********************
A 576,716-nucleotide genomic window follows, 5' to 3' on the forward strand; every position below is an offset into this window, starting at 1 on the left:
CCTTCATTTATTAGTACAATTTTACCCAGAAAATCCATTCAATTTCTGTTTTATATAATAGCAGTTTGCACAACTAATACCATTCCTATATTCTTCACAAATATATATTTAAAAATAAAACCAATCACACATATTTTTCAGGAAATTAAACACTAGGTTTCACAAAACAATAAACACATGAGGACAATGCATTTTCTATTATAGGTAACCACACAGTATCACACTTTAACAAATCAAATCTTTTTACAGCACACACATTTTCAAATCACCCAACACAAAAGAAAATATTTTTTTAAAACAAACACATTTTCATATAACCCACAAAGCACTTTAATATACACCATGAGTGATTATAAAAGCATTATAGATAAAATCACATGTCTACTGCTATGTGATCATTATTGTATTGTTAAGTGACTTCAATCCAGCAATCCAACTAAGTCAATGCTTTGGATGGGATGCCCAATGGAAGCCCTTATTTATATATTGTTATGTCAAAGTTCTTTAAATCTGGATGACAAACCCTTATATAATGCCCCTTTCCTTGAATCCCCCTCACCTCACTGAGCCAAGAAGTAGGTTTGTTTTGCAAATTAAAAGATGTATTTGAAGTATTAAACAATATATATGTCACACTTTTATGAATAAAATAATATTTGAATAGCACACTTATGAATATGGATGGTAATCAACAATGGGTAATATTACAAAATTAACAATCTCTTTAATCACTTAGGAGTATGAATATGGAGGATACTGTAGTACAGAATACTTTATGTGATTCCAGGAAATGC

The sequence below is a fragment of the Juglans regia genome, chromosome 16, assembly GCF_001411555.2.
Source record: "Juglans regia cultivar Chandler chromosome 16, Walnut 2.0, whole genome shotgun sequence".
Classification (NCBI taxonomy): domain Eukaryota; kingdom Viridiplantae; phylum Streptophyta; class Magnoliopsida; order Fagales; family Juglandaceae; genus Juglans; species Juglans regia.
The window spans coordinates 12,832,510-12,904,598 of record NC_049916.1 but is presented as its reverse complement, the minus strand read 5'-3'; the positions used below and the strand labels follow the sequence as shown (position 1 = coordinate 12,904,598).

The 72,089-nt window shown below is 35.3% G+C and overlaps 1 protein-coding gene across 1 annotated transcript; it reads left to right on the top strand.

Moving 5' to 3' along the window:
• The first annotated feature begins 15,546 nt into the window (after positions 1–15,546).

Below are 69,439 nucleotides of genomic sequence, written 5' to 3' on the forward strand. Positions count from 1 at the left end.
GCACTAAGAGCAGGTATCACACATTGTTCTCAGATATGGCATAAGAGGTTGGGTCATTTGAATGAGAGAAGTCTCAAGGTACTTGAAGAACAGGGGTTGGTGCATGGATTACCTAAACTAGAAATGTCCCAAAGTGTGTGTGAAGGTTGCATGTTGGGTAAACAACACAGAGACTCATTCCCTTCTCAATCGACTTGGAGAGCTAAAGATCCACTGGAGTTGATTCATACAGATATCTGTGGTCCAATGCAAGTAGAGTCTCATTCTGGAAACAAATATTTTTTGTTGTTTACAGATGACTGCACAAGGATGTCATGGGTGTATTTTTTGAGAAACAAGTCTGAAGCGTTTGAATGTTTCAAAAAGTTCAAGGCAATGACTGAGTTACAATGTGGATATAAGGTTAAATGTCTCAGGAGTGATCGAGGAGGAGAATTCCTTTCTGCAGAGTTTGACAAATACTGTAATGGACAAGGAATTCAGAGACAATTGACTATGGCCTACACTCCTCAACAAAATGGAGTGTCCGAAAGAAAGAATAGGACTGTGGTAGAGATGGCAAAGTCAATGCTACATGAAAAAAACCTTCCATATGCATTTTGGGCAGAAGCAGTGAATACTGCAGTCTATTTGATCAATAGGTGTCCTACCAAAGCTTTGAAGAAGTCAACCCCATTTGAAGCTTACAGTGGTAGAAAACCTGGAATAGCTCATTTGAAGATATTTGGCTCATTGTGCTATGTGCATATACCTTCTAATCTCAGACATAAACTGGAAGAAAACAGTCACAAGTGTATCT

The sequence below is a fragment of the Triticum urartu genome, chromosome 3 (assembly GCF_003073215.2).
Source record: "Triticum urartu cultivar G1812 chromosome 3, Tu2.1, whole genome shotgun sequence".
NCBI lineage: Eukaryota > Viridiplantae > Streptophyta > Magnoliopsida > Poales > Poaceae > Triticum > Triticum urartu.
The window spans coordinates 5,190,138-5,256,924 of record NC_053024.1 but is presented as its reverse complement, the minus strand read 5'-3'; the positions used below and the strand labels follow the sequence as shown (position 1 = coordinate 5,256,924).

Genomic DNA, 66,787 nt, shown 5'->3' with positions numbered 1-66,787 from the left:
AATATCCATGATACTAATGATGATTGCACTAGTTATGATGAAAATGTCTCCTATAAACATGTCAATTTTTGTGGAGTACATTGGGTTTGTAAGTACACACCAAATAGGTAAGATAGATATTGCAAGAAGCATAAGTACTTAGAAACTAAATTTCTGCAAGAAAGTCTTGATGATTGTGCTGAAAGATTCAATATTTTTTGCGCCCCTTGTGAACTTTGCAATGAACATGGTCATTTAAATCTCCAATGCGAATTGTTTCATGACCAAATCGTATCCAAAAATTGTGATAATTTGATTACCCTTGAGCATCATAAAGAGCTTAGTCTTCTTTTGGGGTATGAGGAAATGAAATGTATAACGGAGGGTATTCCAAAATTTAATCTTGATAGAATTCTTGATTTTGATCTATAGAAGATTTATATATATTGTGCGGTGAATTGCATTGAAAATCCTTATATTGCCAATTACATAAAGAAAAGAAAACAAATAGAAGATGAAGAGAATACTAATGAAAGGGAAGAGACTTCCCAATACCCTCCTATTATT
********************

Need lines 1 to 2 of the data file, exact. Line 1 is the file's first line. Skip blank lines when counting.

A 576,716-nucleotide genomic window follows, 5' to 3' on the forward strand; every position below is an offset into this window, starting at 1 on the left:
CCTTCATTTATTAGTACAATTTTACCCAGAAAATCCATTCAATTTCTGTTTTATATAATAGCAGTTTGCACAACTAATACCATTCCTATATTCTTCACAAATATATATTTAAAAATAAAACCAATCACACATATTTTTCAGGAAATTAAACACTAGGTTTCACAAAACAATAAACACATGAGGACAATGCATTTTCTATTATAGGTAACCACACAGTATCACACTTTAACAAATCAAATCTTTTTACAGCACACACATTTTCAAATCACCCAACACAAAAGAAAATATTTTTTTAAAACAAACACATTTTCATATAACCCACAAAGCACTTTAATATACACCATGAGTGATTATAAAAGCATTATAGATAAAATCACATGTCTACTGCTATGTGATCATTATTGTATTGTTAAGTGACTTCAATCCAGCAATCCAACTAAGTCAATGCTTTGGATGGGATGCCCAATGGAAGCCCTTATTTATATATTGTTATGTCAAAGTTCTTTAAATCTGGATGACAAACCCTTATATAATGCCCCTTTCCTTGAATCCCCCTCACCTCACTGAGCCAAGAAGTAGGTTTGTTTTGCAAATTAAAAGATGTATTTGAAGTATTAAACAATATATATGTCACACTTTTATGAATAAAATAATATTTGAATAGCACACTTATGAATATGGATGGTAATCAACAATGGGTAATATTACAAAATTAACAATCTCTTTAATCACTTAGGAGTATGAATATGGAGGATACTGTAGTACAGAATACTTTATGTGATTCCAGGAAATGC